The FDA has designated Fresenius Medical Care's ($FMS) relabeling of two dialysis products a Class I affair, warning that some patient populations risk cardiac arrest and death if given the treatments.
At issue are Frenesius' Naturalyte liquid and Granuflo dry acid concentrate, two renal failure treatments used with the company's dialysis machines. In March, Fresenius notified clinicians that the acetate or sodium diacetate in the two drugs could lead to a build-up of bicarbonate, and that could lead to cardiac arrest in patients undergoing hemodialysis.
Now, the German firm is in the process of relabeling the two treatments and updating the operator's manuals of its dialysis machines, Fresenius said in a statement, but the FDA is not requiring the company to pull either drug from the market. That said, the agency is taking the issue seriously enough to designate it a Class I recall, the FDA's most serious tag, as it noted current labels do not adequately warn of the serious dosing risks.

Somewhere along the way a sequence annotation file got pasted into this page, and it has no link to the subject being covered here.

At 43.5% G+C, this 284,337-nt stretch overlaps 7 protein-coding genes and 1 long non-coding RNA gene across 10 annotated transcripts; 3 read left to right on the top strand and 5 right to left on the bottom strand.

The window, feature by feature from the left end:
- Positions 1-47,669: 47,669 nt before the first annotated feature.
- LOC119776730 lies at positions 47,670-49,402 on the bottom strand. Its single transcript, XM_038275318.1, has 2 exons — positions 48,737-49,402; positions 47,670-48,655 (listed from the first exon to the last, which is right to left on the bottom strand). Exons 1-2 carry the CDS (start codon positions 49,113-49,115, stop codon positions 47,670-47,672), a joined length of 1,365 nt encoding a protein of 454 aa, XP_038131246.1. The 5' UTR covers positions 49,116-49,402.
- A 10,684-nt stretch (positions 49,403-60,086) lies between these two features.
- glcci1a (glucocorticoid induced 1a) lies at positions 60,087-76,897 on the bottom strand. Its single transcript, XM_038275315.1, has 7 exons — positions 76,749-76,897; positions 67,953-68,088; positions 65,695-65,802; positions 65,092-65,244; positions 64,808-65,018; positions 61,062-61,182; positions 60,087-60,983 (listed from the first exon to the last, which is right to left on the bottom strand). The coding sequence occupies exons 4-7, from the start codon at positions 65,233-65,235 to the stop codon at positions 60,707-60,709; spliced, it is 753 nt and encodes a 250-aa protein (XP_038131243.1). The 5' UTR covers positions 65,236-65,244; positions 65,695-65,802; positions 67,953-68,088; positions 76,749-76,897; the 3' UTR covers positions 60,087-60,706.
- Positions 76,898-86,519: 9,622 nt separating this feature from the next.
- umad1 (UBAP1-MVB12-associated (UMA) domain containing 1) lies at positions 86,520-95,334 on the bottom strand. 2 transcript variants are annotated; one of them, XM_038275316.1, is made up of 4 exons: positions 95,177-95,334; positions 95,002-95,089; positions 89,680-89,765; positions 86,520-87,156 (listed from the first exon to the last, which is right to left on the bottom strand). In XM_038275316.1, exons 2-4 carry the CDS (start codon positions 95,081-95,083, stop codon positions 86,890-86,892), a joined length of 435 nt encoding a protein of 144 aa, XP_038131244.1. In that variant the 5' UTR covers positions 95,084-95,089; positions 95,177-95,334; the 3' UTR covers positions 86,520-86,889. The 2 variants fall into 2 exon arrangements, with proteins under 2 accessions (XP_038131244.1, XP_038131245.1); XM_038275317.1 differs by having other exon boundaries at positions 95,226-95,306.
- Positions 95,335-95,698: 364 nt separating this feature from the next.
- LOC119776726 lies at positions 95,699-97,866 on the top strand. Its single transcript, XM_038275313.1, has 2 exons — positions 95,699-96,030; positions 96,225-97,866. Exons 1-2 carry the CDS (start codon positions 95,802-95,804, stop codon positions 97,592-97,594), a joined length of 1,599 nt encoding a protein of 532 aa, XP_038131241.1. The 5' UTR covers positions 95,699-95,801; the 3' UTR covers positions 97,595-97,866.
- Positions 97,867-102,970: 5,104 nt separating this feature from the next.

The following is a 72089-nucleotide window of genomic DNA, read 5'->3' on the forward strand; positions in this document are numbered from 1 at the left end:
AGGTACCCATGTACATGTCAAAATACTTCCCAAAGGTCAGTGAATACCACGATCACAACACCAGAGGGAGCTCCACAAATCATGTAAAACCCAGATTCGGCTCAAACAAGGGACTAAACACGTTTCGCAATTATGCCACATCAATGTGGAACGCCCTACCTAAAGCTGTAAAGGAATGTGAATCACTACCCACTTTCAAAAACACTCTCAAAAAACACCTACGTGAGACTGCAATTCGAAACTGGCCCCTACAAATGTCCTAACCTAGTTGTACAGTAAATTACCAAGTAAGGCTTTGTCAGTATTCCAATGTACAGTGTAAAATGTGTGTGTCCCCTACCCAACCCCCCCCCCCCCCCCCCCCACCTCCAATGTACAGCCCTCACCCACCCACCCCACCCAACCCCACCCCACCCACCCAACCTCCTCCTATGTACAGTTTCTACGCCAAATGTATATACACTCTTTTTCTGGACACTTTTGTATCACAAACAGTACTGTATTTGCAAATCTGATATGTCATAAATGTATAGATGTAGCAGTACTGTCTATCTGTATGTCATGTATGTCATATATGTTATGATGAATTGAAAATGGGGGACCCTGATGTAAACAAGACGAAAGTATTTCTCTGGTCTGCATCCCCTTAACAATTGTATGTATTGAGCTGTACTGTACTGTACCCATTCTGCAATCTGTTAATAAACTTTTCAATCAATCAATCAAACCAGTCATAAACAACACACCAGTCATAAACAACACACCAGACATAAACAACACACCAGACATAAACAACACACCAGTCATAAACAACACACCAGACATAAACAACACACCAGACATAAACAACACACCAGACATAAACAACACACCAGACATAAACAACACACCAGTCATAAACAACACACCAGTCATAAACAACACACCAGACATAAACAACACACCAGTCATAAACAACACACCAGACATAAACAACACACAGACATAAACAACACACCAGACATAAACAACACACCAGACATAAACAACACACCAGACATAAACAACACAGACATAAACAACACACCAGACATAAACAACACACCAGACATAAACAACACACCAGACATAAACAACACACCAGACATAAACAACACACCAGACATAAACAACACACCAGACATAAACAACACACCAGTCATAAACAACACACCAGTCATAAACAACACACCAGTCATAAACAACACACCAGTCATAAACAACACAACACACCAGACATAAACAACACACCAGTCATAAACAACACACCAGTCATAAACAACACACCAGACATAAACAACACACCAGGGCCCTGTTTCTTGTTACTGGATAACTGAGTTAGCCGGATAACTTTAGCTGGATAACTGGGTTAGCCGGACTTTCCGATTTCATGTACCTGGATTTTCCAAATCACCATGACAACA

The company had already been in the FDA's crosshairs over its failure to fully disclose the above-mentioned issues with Granuflo. In November, Fresenius discovered the cardiac arrest risk of its treatment in patients with pre-existing high bicarbonate levels, The New York Times reported. The problem, however, is that the company only warned doctors at its own dialysis clinics, not disclosing the issue to outside physicians until March.
- read the FDA's notice
- here's Fresenius' statement